An allowance is a fixed amount of money paid by employers to their employees periodically. In other words, it is a sum of money given to someone regularly, typically weekly or monthly, for a specific purpose. If you want to define allowance specifically, here is an example – employers pay employees overtime above and beyond their basic salary when they work more hours.
Salary is defined as per Section 17(1) of the Income Tax Act that it is anything paid to an employee in exchange for their work – whether it’s an hourly wage, annual salary, commission, tips, bonuses, or benefits. In addition to that, there are multiple allowances that comes under salary.
Salary allowances are categorized into three such as taxables, non-taxable, and partially taxable allowances:
● Entertainment allowance
● Tiffin/meals allowance
● Overtime allowance
● Dearness allowance
● Cash allowance
● Non-practicing allowance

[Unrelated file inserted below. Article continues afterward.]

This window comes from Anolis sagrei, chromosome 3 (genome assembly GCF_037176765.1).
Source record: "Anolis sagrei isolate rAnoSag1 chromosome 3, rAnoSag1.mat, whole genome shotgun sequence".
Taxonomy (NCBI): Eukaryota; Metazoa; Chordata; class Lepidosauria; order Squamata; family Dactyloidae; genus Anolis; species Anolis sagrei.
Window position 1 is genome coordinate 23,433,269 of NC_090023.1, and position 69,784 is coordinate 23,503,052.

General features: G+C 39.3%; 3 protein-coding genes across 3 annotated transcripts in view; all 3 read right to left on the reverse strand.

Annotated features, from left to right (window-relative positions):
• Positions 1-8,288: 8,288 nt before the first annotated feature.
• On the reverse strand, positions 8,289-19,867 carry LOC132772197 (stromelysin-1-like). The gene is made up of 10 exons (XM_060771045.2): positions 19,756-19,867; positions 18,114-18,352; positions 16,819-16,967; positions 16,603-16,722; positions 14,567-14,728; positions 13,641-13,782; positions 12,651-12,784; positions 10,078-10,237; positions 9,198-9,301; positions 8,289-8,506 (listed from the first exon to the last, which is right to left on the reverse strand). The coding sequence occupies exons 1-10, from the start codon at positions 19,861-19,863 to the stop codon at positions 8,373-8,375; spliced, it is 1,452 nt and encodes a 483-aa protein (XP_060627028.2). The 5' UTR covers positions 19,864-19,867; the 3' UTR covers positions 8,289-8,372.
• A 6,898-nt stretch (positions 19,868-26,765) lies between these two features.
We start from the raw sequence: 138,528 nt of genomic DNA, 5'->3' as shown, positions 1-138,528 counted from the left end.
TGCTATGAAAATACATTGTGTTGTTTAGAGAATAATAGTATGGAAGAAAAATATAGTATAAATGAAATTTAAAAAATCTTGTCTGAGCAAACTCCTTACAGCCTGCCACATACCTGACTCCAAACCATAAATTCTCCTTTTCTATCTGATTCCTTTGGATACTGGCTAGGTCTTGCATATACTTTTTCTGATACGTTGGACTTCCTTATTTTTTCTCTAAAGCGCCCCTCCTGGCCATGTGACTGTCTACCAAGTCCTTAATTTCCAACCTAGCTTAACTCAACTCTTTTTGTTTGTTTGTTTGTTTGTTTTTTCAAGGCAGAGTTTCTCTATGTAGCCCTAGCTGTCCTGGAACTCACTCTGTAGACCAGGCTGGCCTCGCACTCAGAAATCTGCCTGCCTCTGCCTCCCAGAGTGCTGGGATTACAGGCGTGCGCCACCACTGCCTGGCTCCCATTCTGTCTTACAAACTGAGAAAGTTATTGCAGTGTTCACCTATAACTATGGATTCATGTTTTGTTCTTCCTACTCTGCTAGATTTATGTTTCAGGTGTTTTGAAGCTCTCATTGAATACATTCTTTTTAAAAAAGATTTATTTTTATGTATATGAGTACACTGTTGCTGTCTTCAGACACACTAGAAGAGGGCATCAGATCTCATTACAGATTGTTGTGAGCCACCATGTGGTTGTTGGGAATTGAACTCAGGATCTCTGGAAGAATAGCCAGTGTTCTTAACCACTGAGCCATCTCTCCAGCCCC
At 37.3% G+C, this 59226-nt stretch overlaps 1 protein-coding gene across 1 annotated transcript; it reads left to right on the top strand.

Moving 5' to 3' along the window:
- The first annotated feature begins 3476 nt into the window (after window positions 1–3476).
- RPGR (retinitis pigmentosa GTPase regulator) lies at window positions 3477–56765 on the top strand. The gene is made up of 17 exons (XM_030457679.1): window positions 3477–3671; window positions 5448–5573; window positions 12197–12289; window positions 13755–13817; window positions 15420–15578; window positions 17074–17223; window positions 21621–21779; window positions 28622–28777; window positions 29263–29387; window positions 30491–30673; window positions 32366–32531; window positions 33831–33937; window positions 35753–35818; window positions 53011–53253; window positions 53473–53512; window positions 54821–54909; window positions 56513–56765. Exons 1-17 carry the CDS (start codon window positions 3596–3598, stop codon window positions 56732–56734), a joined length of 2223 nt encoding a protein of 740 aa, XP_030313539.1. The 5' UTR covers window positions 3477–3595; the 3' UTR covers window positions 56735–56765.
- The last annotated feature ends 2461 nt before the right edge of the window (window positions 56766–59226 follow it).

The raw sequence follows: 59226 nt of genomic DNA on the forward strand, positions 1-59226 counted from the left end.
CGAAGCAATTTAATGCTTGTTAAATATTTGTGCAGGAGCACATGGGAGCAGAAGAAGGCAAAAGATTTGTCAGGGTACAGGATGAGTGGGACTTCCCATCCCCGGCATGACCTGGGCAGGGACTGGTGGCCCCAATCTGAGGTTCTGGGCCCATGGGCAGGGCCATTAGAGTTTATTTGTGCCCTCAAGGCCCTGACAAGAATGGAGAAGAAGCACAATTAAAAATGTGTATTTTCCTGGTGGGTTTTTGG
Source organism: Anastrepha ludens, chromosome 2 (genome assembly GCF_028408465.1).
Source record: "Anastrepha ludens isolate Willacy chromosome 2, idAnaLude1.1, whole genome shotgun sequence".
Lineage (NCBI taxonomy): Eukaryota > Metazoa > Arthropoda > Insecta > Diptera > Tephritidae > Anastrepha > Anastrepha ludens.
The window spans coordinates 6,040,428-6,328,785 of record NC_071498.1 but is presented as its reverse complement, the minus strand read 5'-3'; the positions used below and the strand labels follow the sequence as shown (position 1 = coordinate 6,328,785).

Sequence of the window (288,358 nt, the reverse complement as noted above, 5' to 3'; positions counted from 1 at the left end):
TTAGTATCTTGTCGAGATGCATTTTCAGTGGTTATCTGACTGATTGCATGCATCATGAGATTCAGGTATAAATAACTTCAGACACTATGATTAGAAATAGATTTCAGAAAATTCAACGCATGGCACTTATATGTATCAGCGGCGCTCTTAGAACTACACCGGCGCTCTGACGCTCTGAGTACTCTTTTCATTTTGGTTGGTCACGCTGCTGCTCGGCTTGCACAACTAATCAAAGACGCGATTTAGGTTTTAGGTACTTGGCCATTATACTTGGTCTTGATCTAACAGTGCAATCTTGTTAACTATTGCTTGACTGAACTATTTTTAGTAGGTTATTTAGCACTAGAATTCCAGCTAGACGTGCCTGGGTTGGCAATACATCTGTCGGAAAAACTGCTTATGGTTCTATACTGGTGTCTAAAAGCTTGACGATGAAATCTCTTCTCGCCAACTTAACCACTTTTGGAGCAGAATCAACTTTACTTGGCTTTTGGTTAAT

● City compensatory allowance
● Medical allowance
● Interim allowance
● Other allowance in salary
● HRA Leave Travel Allowance
● Children Education Allowance
● Hostel Expenditure Allowance
● Books and periodicals allowance
● Conveyance allowance under section 10 14 ii of the income tax act
● Entertainment allowance – deduction under section 16 ii
● Other allowance
● Conveyance allowance in salary
● Books and Periodicals allowance
● Gifts in kind
● Recreational and medical facilities
● Allowance for UN employees
● Sumptuary allowance
● Compensatory allowance
A conveyance allowance is a type of benefit that employers sometimes offer to employees to help cover transportation costs.
A sumptuary allowance is an extra amount of money given to employees to help offset the costs of necessities, such as food and housing.
The entertainment allowance in salary is a provision in some employment contracts that allows the employer to pay for certain entertainment expenses incurred by the employee.
It is an allowance given by the employer to the employee for housing.
It is taxable only if it exceeds the exemption limit.